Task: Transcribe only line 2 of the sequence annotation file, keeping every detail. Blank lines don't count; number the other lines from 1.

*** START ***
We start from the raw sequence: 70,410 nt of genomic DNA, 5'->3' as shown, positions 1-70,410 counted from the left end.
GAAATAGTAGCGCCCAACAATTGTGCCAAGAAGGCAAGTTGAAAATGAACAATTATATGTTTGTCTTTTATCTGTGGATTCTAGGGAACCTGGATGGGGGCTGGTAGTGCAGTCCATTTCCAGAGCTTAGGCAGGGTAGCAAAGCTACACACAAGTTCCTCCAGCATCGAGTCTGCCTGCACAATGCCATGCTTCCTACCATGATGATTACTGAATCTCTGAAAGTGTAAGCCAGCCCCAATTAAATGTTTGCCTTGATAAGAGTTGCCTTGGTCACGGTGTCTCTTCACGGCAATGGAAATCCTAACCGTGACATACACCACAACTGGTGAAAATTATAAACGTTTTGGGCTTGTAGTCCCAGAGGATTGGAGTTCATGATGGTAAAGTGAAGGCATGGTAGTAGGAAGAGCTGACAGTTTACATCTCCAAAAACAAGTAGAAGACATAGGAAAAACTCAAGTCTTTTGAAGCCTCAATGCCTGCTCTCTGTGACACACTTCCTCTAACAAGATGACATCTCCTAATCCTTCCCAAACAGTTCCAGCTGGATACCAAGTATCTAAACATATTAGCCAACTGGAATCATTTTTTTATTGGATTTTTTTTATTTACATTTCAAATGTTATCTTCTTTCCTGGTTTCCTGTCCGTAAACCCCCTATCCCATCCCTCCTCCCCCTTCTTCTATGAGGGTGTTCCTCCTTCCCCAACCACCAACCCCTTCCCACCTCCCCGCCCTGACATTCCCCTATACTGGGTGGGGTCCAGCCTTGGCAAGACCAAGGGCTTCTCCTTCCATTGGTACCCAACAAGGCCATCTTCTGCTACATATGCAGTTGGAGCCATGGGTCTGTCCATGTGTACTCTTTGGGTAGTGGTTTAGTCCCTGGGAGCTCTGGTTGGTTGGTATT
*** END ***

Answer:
GAAATAGTAGCGCCCAACAATTGTGCCAAGAAGGCAAGTTGAAAATGAACAATTATATGTTTGTCTTTTATCTGTGGATTCTAGGGAACCTGGATGGGGGCTGGTAGTGCAGTCCATTTCCAGAGCTTAGGCAGGGTAGCAAAGCTACACACAAGTTCCTCCAGCATCGAGTCTGCCTGCACAATGCCATGCTTCCTACCATGATGATTACTGAATCTCTGAAAGTGTAAGCCAGCCCCAATTAAATGTTTGCCTTGATAAGAGTTGCCTTGGTCACGGTGTCTCTTCACGGCAATGGAAATCCTAACCGTGACATACACCACAACTGGTGAAAATTATAAACGTTTTGGGCTTGTAGTCCCAGAGGATTGGAGTTCATGATGGTAAAGTGAAGGCATGGTAGTAGGAAGAGCTGACAGTTTACATCTCCAAAAACAAGTAGAAGACATAGGAAAAACTCAAGTCTTTTGAAGCCTCAATGCCTGCTCTCTGTGACACACTTCCTCTAACAAGATGACATCTCCTAATCCTTCCCAAACAGTTCCAGCTGGATACCAAGTATCTAAACATATTAGCCAACTGGAATCATTTTTTTATTGGATTTTTTTTATTTACATTTCAAATGTTATCTTCTTTCCTGGTTTCCTGTCCGTAAACCCCCTATCCCATCCCTCCTCCCCCTTCTTCTATGAGGGTGTTCCTCCTTCCCCAACCACCAACCCCTTCCCACCTCCCCGCCCTGACATTCCCCTATACTGGGTGGGGTCCAGCCTTGGCAAGACCAAGGGCTTCTCCTTCCATTGGTACCCAACAAGGCCATCTTCTGCTACATATGCAGTTGGAGCCATGGGTCTGTCCATGTGTACTCTTTGGGTAGTGGTTTAGTCCCTGGGAGCTCTGGTTGGTTGGTATT